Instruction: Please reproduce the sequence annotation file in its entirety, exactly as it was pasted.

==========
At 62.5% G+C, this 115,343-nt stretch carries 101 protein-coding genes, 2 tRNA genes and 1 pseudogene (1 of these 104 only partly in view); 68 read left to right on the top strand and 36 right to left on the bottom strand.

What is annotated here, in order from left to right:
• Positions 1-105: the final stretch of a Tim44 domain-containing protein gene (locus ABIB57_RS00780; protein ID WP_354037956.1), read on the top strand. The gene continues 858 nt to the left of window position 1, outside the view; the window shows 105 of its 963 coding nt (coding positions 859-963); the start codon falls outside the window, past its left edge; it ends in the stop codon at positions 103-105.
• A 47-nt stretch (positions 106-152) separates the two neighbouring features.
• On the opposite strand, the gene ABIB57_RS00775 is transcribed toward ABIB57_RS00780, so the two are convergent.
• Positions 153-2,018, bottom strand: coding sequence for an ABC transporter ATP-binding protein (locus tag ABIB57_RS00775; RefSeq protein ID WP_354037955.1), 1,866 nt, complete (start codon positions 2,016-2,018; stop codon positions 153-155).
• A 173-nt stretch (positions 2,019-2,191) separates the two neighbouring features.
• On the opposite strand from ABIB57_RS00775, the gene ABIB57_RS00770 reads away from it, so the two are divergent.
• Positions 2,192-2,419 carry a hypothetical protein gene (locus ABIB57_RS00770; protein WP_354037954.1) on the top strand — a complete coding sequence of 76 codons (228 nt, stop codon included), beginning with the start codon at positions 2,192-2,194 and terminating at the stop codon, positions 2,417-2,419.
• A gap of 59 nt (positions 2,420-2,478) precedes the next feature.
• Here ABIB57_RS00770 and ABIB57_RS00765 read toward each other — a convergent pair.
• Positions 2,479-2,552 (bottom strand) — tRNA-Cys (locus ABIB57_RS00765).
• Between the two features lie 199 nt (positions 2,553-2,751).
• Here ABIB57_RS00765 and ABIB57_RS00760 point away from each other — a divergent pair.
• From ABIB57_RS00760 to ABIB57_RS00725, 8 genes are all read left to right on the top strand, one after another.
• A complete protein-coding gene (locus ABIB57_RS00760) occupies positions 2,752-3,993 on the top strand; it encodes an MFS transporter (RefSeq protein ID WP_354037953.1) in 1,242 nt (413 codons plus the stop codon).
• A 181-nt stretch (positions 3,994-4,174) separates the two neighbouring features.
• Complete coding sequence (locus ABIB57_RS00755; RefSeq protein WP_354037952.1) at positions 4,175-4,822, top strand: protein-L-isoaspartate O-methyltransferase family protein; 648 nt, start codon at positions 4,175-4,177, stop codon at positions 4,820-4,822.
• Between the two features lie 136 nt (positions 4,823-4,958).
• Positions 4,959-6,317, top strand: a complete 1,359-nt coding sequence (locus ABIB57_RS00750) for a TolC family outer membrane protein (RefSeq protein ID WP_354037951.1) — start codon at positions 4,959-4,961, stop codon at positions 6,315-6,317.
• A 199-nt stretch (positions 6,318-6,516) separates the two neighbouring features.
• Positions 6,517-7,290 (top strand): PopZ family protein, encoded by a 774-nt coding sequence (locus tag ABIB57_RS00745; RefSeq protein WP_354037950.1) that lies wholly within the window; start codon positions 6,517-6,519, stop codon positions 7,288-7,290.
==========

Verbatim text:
At 62.5% G+C, this 115,343-nt stretch carries 101 protein-coding genes, 2 tRNA genes and 1 pseudogene (1 of these 104 only partly in view); 68 read left to right on the top strand and 36 right to left on the bottom strand.

What is annotated here, in order from left to right:
• Positions 1-105: the final stretch of a Tim44 domain-containing protein gene (locus ABIB57_RS00780; protein ID WP_354037956.1), read on the top strand. The gene continues 858 nt to the left of window position 1, outside the view; the window shows 105 of its 963 coding nt (coding positions 859-963); the start codon falls outside the window, past its left edge; it ends in the stop codon at positions 103-105.
• A 47-nt stretch (positions 106-152) separates the two neighbouring features.
• On the opposite strand, the gene ABIB57_RS00775 is transcribed toward ABIB57_RS00780, so the two are convergent.
• Positions 153-2,018, bottom strand: coding sequence for an ABC transporter ATP-binding protein (locus tag ABIB57_RS00775; RefSeq protein ID WP_354037955.1), 1,866 nt, complete (start codon positions 2,016-2,018; stop codon positions 153-155).
• A 173-nt stretch (positions 2,019-2,191) separates the two neighbouring features.
• On the opposite strand from ABIB57_RS00775, the gene ABIB57_RS00770 reads away from it, so the two are divergent.
• Positions 2,192-2,419 carry a hypothetical protein gene (locus ABIB57_RS00770; protein WP_354037954.1) on the top strand — a complete coding sequence of 76 codons (228 nt, stop codon included), beginning with the start codon at positions 2,192-2,194 and terminating at the stop codon, positions 2,417-2,419.
• A gap of 59 nt (positions 2,420-2,478) precedes the next feature.
• Here ABIB57_RS00770 and ABIB57_RS00765 read toward each other — a convergent pair.
• Positions 2,479-2,552 (bottom strand) — tRNA-Cys (locus ABIB57_RS00765).
• Between the two features lie 199 nt (positions 2,553-2,751).
• Here ABIB57_RS00765 and ABIB57_RS00760 point away from each other — a divergent pair.
• From ABIB57_RS00760 to ABIB57_RS00725, 8 genes are all read left to right on the top strand, one after another.
• A complete protein-coding gene (locus ABIB57_RS00760) occupies positions 2,752-3,993 on the top strand; it encodes an MFS transporter (RefSeq protein ID WP_354037953.1) in 1,242 nt (413 codons plus the stop codon).
• A 181-nt stretch (positions 3,994-4,174) separates the two neighbouring features.
• Complete coding sequence (locus ABIB57_RS00755; RefSeq protein WP_354037952.1) at positions 4,175-4,822, top strand: protein-L-isoaspartate O-methyltransferase family protein; 648 nt, start codon at positions 4,175-4,177, stop codon at positions 4,820-4,822.
• Between the two features lie 136 nt (positions 4,823-4,958).
• Positions 4,959-6,317, top strand: a complete 1,359-nt coding sequence (locus ABIB57_RS00750) for a TolC family outer membrane protein (RefSeq protein ID WP_354037951.1) — start codon at positions 4,959-4,961, stop codon at positions 6,315-6,317.
• A 199-nt stretch (positions 6,318-6,516) separates the two neighbouring features.
• Positions 6,517-7,290 (top strand): PopZ family protein, encoded by a 774-nt coding sequence (locus tag ABIB57_RS00745; RefSeq protein WP_354037950.1) that lies wholly within the window; start codon positions 6,517-6,519, stop codon positions 7,288-7,290.